Editor’s Note: This column previously appeared in The Register-Guard on May 28.
As third generation Oregonians and a longtime timber family, we couldn’t agree more with The News-Review’s May 23 editorial that stated how federal forest policy in Oregon needs to change. In addition, we all three sisters also feel a deep sympathy as well as an intense frustration at the announcement of Rough & Ready’s closure in Cave Junction.
This never should have happened. It didn’t need to. And contrary to what some in Oregon’s urban areas may think, Oregon’s forests will be no better off as a result of this closure.
Our great state holds the most prolific forests in the country; some 30 million acres of forests carpet Oregon. These are predominantly second-growth trees. Over 11 million acres, including 4.5 million acres of old growth, are already in untouchable reserves and set-asides.
Yet the radical activists’ propaganda — too long unchallenged — has finally taken the ultimate toll: Oregon is broke. And good businesses and people are being unnecessarily penalized. In the case of Rough & Ready, 85 families have been thrown into desperation, forced to go on government aid to survive. They were good at their jobs, and their jobs were good for Oregon.
Their suffering — and Oregon’s loss — is due solely to fringe elitists’ legal maneuverings over the past 20 years, which have virtually halted all harvesting of state and federal timber. Rough & Ready is not the first canary in the mine to die. And if we don’t come together for sensible, responsible use of our public forests, it won’t be the last.
Rough & Ready’s closure is an unjustified travesty, devastating on so many levels — not only to hard-working families and a socially responsible way of life — but to the health of the forests themselves. Oregonians must reclaim the use of this vast, renewable resource. Keeping our public lands locked up is a shameful waste of our state’s greatest bounty.
We were raised to be responsible and industrious by parents who believed in self-sufficiency and an honest day’s work. Like many Oregonians of our generation, we were taught to take great pride in working with nature. We grew gardens, canned, hunted, fished, and recreated in the outdoors.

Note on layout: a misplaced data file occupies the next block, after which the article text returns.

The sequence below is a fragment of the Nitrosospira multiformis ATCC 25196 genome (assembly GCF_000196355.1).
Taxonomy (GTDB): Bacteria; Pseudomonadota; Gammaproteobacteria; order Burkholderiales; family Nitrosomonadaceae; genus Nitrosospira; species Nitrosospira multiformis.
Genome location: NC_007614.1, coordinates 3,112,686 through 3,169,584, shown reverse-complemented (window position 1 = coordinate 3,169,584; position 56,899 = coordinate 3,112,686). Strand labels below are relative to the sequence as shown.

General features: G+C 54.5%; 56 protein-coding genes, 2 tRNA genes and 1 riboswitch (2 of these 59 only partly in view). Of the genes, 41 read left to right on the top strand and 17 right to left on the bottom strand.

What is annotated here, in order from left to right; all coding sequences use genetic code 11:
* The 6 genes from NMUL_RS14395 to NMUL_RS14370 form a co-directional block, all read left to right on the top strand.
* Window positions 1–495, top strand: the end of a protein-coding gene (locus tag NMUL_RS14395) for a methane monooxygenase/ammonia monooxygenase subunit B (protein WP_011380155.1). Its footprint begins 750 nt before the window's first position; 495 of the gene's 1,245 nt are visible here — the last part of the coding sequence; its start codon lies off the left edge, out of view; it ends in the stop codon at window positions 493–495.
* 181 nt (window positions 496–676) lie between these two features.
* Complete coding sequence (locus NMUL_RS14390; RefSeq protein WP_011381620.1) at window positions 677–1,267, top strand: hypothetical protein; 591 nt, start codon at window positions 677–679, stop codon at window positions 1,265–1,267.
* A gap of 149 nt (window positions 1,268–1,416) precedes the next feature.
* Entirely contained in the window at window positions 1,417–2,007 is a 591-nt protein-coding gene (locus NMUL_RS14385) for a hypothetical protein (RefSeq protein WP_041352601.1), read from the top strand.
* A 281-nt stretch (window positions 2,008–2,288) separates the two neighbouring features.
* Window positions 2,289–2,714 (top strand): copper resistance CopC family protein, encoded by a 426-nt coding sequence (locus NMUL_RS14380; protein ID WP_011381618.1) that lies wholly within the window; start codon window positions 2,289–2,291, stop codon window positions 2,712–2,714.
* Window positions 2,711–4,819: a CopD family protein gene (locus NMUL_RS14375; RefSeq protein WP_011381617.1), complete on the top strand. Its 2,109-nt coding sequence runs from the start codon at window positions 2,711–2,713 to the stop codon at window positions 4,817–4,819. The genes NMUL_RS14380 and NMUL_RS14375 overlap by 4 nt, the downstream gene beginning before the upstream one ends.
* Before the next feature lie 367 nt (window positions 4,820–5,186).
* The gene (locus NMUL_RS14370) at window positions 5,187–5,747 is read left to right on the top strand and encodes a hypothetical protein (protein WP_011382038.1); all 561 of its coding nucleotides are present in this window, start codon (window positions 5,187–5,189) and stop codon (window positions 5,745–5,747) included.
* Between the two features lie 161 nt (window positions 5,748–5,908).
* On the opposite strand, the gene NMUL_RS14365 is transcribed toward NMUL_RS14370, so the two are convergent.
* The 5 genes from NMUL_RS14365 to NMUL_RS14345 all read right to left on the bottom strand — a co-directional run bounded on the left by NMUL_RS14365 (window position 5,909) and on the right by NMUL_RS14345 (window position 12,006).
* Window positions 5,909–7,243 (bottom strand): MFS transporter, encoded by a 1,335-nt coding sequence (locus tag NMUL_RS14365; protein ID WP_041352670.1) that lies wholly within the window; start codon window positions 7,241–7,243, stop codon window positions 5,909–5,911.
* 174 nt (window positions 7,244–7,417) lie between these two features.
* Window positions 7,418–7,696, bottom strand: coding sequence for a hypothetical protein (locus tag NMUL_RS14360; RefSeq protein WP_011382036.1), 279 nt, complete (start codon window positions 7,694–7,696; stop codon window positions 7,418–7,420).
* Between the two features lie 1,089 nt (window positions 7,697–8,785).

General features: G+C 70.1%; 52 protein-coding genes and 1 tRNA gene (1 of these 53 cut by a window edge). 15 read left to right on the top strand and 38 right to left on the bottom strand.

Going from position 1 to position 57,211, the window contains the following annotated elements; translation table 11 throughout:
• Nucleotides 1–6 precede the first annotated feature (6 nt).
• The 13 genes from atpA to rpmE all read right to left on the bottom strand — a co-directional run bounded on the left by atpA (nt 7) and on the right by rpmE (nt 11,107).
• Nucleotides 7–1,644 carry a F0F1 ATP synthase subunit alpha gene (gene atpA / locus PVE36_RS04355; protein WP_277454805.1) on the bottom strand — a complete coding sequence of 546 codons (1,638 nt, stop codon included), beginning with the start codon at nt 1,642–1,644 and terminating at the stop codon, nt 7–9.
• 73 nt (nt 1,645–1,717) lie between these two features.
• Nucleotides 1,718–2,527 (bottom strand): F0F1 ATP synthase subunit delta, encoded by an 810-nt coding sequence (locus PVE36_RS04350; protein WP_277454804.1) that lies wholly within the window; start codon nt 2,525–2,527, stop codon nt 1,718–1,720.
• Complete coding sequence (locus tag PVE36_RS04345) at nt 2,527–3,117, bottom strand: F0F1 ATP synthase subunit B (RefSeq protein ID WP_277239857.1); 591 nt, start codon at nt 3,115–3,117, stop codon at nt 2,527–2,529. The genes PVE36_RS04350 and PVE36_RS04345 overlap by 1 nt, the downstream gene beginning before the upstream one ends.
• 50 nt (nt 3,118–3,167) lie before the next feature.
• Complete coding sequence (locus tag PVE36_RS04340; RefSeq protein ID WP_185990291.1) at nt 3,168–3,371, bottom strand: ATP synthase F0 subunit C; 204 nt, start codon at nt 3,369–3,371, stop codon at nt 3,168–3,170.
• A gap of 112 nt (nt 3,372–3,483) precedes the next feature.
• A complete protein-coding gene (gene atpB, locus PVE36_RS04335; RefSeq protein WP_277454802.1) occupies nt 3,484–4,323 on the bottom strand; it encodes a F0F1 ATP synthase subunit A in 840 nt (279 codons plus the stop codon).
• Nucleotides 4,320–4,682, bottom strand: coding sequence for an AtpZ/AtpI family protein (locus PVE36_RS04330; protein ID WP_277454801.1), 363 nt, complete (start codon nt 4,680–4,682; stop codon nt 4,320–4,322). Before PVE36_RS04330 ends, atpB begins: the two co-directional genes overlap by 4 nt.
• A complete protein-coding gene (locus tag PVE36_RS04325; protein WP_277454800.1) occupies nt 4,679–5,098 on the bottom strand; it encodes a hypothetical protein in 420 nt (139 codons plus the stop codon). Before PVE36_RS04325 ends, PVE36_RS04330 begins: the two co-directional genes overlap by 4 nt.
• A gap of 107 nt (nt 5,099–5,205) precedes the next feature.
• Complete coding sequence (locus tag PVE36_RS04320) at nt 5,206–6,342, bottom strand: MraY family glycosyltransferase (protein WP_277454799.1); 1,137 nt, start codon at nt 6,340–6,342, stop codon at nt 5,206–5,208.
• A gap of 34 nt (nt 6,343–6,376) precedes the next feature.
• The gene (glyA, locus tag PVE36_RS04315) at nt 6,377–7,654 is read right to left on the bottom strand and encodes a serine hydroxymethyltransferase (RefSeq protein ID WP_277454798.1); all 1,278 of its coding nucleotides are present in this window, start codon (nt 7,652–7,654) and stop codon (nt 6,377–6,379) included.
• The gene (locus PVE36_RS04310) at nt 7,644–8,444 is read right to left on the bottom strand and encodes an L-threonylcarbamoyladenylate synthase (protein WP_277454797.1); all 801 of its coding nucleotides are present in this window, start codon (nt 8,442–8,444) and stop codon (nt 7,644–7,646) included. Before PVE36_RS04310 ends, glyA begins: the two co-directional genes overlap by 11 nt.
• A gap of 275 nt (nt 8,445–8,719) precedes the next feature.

Traditionally, Oregon has been all about providing needed goods to our society, building strong communities, and preserving the livability of our state.
However, in recent years, much of that practicality and good common sense has been trampled by those who are least connected to the land. They have loudly promoted the fallacy that old growth timber is part of our industry. Nothing could be further from the truth. Old growth by definition is 250 years and older. In the case of Seneca, our milling equipment won’t even handle logs that massive. Seneca’s average tree harvested is second growth — 40 to 60 years old.
At Seneca, as with all private timber holders, we’ve been practicing sustainable yield forest management for more than 20 years, which means that more trees are always growing than are being harvested. In fact, we plant two to six trees for every one that we harvest. As a result, Seneca’s private timberlands have 80 percent more timber than when we bought them.
If public timber lands were managed as well as private lands, all of Oregon’s forests would continue into perpetuity as the most beautiful, productive forests in the world, full of clear running streams and wildlife. Sustainable yield management allows for forests with many levels of growth; offering healthier, younger trees to grab carbon and produce clean air for us to breathe. They are more resistant to fire, provide good jobs, and offer world class recreation.
In contrast, federal and state forests — unmanaged due to the hands-off edicts of radical activists — are riddled with bug kill and fodder for fire. Retired Forest Service managers tell us candidly that Oregon’s public forests are a tinder box, and could explode into the most violent and destructive fires this state has ever seen.
Continuing to lock up our public forest lands is absurd!
Our hearts go out to Rough & Ready’s co-owners Jennifer Phillippi and Link Strauss, and especially their many unnecessarily unemployed workers, as well as the community of Cave Junction.
As women with an abiding love for our forests and a deep respect for nature, every mill closure is a blow to us. Here at Seneca, we vow to fight for our state, and the right of Oregonians to utilize our state’s wealth and renewable resources to create prosperity and products integral to our lives.
We call on all Oregonians — especially those in urban settings who may think their values are different from “timber people” — to take a closer look at us and what we’re doing. We invite you to join us as true keepers of the Oregon spirit and our state’s livability for this generation and those to come.
Jody, Kathy, and Becky Jones represent the Seneca Jones Timber Company, with tree farm management offices in Roseburg. They can be reached at: www.senecajones.com.